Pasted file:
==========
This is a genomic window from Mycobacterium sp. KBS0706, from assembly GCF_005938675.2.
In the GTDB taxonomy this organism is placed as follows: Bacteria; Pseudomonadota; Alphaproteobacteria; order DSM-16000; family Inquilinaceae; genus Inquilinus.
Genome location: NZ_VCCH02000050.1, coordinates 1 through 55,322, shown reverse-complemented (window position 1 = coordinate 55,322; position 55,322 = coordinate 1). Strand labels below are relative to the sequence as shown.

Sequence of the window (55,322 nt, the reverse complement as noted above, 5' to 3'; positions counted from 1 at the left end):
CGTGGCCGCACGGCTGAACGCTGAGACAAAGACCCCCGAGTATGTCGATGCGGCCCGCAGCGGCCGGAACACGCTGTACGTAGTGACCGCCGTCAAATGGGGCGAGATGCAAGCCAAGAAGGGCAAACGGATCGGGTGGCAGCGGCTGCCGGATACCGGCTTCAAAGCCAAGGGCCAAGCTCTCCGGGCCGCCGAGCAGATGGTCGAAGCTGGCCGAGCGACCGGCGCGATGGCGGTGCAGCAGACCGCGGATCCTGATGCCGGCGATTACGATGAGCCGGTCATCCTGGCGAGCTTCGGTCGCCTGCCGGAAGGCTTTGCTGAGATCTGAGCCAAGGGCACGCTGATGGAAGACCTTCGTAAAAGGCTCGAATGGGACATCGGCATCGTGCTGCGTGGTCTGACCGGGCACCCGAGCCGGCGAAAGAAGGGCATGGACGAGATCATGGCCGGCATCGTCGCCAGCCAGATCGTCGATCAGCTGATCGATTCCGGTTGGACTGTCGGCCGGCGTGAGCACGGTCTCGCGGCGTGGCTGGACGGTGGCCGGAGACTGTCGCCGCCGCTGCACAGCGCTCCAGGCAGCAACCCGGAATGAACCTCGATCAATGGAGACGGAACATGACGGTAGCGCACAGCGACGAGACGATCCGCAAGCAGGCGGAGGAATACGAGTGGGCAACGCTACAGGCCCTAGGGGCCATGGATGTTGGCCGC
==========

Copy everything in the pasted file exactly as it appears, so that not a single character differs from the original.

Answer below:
This is a genomic window from Mycobacterium sp. KBS0706, from assembly GCF_005938675.2.
In the GTDB taxonomy this organism is placed as follows: Bacteria; Pseudomonadota; Alphaproteobacteria; order DSM-16000; family Inquilinaceae; genus Inquilinus.
Genome location: NZ_VCCH02000050.1, coordinates 1 through 55,322, shown reverse-complemented (window position 1 = coordinate 55,322; position 55,322 = coordinate 1). Strand labels below are relative to the sequence as shown.

Sequence of the window (55,322 nt, the reverse complement as noted above, 5' to 3'; positions counted from 1 at the left end):
CGTGGCCGCACGGCTGAACGCTGAGACAAAGACCCCCGAGTATGTCGATGCGGCCCGCAGCGGCCGGAACACGCTGTACGTAGTGACCGCCGTCAAATGGGGCGAGATGCAAGCCAAGAAGGGCAAACGGATCGGGTGGCAGCGGCTGCCGGATACCGGCTTCAAAGCCAAGGGCCAAGCTCTCCGGGCCGCCGAGCAGATGGTCGAAGCTGGCCGAGCGACCGGCGCGATGGCGGTGCAGCAGACCGCGGATCCTGATGCCGGCGATTACGATGAGCCGGTCATCCTGGCGAGCTTCGGTCGCCTGCCGGAAGGCTTTGCTGAGATCTGAGCCAAGGGCACGCTGATGGAAGACCTTCGTAAAAGGCTCGAATGGGACATCGGCATCGTGCTGCGTGGTCTGACCGGGCACCCGAGCCGGCGAAAGAAGGGCATGGACGAGATCATGGCCGGCATCGTCGCCAGCCAGATCGTCGATCAGCTGATCGATTCCGGTTGGACTGTCGGCCGGCGTGAGCACGGTCTCGCGGCGTGGCTGGACGGTGGCCGGAGACTGTCGCCGCCGCTGCACAGCGCTCCAGGCAGCAACCCGGAATGAACCTCGATCAATGGAGACGGAACATGACGGTAGCGCACAGCGACGAGACGATCCGCAAGCAGGCGGAGGAATACGAGTGGGCAACGCTACAGGCCCTAGGGGCCATGGATGTTGGCCGC